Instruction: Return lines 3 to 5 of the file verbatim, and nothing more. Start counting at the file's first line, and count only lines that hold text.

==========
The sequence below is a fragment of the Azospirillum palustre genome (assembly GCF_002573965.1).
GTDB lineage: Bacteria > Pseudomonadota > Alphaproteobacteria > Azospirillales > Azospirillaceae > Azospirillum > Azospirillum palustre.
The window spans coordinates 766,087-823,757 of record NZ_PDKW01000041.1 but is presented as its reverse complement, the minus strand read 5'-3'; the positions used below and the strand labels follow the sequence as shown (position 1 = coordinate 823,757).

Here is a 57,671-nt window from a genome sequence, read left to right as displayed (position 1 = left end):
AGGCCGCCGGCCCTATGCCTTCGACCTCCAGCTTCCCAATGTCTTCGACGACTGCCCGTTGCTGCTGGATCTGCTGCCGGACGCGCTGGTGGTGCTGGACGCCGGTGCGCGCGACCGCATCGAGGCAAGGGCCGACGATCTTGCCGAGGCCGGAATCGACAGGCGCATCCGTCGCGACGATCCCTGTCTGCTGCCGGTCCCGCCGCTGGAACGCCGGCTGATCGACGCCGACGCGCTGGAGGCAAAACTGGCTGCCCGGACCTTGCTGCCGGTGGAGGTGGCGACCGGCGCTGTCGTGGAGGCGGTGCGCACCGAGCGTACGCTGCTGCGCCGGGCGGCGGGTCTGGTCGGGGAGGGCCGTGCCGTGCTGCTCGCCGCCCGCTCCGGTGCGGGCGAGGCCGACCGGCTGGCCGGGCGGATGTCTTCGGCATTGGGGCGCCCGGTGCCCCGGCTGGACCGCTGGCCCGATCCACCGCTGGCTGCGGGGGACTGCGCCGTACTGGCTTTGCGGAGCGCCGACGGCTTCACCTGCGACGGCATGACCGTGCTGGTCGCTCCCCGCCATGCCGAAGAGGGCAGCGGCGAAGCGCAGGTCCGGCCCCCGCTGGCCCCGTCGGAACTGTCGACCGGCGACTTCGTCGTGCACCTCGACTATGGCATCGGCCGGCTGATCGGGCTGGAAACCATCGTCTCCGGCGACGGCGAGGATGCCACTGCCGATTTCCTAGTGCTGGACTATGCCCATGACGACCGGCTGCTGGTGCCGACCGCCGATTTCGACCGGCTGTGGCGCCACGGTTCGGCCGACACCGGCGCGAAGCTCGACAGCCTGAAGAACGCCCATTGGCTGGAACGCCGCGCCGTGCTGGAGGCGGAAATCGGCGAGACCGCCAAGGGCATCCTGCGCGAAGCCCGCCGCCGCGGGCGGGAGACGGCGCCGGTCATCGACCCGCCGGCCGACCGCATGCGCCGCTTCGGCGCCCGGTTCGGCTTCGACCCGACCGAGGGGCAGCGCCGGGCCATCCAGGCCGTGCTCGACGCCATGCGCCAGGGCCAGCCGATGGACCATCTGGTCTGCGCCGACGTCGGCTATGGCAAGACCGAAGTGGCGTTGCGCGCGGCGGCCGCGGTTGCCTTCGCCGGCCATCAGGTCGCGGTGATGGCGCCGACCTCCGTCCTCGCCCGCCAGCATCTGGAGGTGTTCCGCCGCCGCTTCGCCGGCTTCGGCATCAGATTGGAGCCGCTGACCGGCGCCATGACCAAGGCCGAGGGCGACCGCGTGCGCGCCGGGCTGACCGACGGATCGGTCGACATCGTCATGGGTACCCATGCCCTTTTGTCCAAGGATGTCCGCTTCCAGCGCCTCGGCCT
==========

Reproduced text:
The window spans coordinates 766,087-823,757 of record NZ_PDKW01000041.1 but is presented as its reverse complement, the minus strand read 5'-3'; the positions used below and the strand labels follow the sequence as shown (position 1 = coordinate 823,757).

Here is a 57,671-nt window from a genome sequence, read left to right as displayed (position 1 = left end):
AGGCCGCCGGCCCTATGCCTTCGACCTCCAGCTTCCCAATGTCTTCGACGACTGCCCGTTGCTGCTGGATCTGCTGCCGGACGCGCTGGTGGTGCTGGACGCCGGTGCGCGCGACCGCATCGAGGCAAGGGCCGACGATCTTGCCGAGGCCGGAATCGACAGGCGCATCCGTCGCGACGATCCCTGTCTGCTGCCGGTCCCGCCGCTGGAACGCCGGCTGATCGACGCCGACGCGCTGGAGGCAAAACTGGCTGCCCGGACCTTGCTGCCGGTGGAGGTGGCGACCGGCGCTGTCGTGGAGGCGGTGCGCACCGAGCGTACGCTGCTGCGCCGGGCGGCGGGTCTGGTCGGGGAGGGCCGTGCCGTGCTGCTCGCCGCCCGCTCCGGTGCGGGCGAGGCCGACCGGCTGGCCGGGCGGATGTCTTCGGCATTGGGGCGCCCGGTGCCCCGGCTGGACCGCTGGCCCGATCCACCGCTGGCTGCGGGGGACTGCGCCGTACTGGCTTTGCGGAGCGCCGACGGCTTCACCTGCGACGGCATGACCGTGCTGGTCGCTCCCCGCCATGCCGAAGAGGGCAGCGGCGAAGCGCAGGTCCGGCCCCCGCTGGCCCCGTCGGAACTGTCGACCGGCGACTTCGTCGTGCACCTCGACTATGGCATCGGCCGGCTGATCGGGCTGGAAACCATCGTCTCCGGCGACGGCGAGGATGCCACTGCCGATTTCCTAGTGCTGGACTATGCCCATGACGACCGGCTGCTGGTGCCGACCGCCGATTTCGACCGGCTGTGGCGCCACGGTTCGGCCGACACCGGCGCGAAGCTCGACAGCCTGAAGAACGCCCATTGGCTGGAACGCCGCGCCGTGCTGGAGGCGGAAATCGGCGAGACCGCCAAGGGCATCCTGCGCGAAGCCCGCCGCCGCGGGCGGGAGACGGCGCCGGTCATCGACCCGCCGGCCGACCGCATGCGCCGCTTCGGCGCCCGGTTCGGCTTCGACCCGACCGAGGGGCAGCGCCGGGCCATCCAGGCCGTGCTCGACGCCATGCGCCAGGGCCAGCCGATGGACCATCTGGTCTGCGCCGACGTCGGCTATGGCAAGACCGAAGTGGCGTTGCGCGCGGCGGCCGCGGTTGCCTTCGCCGGCCATCAGGTCGCGGTGATGGCGCCGACCTCCGTCCTCGCCCGCCAGCATCTGGAGGTGTTCCGCCGCCGCTTCGCCGGCTTCGGCATCAGATTGGAGCCGCTGACCGGCGCCATGACCAAGGCCGAGGGCGACCGCGTGCGCGCCGGGCTGACCGACGGATCGGTCGACATCGTCATGGGTACCCATGCCCTTTTGTCCAAGGATGTCCGCTTCCAGCGCCTCGGCCT